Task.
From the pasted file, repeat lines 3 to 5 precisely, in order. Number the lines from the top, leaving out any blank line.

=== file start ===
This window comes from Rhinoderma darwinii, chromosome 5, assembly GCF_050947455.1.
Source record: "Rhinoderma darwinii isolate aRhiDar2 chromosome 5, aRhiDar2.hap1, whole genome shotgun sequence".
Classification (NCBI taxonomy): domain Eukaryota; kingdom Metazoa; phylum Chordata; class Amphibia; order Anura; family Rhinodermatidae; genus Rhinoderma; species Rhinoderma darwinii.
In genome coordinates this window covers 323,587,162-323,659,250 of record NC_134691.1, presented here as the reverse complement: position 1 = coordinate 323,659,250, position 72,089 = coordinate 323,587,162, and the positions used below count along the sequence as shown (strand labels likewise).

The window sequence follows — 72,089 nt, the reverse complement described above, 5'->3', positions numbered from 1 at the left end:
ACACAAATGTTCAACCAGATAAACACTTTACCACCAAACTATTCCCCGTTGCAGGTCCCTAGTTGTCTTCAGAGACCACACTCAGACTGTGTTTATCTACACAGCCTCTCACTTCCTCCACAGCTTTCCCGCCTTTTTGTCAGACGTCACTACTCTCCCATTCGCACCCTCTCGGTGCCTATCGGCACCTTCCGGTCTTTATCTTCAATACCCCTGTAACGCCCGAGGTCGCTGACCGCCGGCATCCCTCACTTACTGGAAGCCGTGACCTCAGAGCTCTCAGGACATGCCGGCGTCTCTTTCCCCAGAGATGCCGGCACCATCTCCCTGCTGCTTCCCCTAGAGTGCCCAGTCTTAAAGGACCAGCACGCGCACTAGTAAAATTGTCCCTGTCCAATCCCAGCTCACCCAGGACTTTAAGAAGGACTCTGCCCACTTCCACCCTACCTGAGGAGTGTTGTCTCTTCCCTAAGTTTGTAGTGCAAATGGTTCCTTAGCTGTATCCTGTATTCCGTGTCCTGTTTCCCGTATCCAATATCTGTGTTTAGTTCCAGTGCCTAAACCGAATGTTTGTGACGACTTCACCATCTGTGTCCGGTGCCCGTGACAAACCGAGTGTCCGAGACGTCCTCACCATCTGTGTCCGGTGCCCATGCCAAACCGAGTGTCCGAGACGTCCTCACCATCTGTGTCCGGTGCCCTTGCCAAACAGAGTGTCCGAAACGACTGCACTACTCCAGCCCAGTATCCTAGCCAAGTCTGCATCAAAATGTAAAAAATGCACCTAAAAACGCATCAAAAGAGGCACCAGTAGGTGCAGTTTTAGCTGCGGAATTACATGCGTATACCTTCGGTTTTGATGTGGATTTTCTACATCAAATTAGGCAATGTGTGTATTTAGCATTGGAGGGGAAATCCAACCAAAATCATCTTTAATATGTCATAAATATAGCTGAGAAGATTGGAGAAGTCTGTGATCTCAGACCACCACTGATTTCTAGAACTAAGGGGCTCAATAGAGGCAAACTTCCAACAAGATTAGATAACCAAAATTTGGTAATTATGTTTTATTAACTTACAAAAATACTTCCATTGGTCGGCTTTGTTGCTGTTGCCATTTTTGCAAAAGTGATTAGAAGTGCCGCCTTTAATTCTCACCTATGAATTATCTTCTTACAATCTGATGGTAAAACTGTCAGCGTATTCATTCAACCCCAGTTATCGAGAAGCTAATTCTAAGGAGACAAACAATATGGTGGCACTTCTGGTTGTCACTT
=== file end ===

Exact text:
Classification (NCBI taxonomy): domain Eukaryota; kingdom Metazoa; phylum Chordata; class Amphibia; order Anura; family Rhinodermatidae; genus Rhinoderma; species Rhinoderma darwinii.
In genome coordinates this window covers 323,587,162-323,659,250 of record NC_134691.1, presented here as the reverse complement: position 1 = coordinate 323,659,250, position 72,089 = coordinate 323,587,162, and the positions used below count along the sequence as shown (strand labels likewise).

The window sequence follows — 72,089 nt, the reverse complement described above, 5'->3', positions numbered from 1 at the left end: